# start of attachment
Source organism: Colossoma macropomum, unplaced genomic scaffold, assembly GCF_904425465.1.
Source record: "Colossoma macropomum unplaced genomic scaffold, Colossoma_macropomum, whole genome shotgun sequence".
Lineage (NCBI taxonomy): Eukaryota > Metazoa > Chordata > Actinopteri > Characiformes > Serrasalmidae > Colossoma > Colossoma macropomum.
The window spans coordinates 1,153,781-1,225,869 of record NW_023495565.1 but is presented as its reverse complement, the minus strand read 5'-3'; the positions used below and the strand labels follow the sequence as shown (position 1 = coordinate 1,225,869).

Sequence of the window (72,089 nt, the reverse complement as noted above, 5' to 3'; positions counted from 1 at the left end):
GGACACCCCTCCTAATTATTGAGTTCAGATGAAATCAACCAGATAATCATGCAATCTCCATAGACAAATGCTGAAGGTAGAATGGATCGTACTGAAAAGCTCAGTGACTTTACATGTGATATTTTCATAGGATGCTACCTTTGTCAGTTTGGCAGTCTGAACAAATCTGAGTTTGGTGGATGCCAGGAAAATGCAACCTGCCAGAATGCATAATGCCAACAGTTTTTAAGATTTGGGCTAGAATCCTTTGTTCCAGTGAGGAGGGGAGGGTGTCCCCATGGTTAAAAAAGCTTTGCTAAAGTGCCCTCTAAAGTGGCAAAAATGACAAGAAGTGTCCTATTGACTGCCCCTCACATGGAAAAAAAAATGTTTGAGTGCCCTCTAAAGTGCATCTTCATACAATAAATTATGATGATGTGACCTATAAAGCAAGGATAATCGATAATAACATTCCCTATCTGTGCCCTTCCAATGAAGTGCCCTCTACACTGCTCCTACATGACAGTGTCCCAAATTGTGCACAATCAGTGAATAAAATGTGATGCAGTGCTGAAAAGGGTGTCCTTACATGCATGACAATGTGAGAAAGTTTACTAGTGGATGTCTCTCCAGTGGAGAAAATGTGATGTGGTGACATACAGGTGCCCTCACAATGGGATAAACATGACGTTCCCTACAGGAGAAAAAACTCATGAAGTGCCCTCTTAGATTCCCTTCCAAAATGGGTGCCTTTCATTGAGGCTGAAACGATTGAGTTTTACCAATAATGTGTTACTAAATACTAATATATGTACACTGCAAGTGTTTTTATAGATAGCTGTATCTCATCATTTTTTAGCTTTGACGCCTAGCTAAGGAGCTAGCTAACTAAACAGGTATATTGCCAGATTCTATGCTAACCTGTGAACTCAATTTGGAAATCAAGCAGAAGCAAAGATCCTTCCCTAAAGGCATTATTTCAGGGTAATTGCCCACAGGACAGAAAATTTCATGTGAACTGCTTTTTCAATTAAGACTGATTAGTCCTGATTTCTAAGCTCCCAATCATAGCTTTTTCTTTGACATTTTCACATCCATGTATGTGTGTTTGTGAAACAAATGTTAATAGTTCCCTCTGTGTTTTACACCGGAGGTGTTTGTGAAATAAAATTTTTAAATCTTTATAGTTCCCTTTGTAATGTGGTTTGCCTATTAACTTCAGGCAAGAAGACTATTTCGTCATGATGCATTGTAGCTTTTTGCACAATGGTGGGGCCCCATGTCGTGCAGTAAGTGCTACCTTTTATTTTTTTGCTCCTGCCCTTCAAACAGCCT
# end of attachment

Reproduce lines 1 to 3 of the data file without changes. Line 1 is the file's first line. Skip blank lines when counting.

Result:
Source organism: Colossoma macropomum, unplaced genomic scaffold, assembly GCF_904425465.1.
Source record: "Colossoma macropomum unplaced genomic scaffold, Colossoma_macropomum, whole genome shotgun sequence".
Lineage (NCBI taxonomy): Eukaryota > Metazoa > Chordata > Actinopteri > Characiformes > Serrasalmidae > Colossoma > Colossoma macropomum.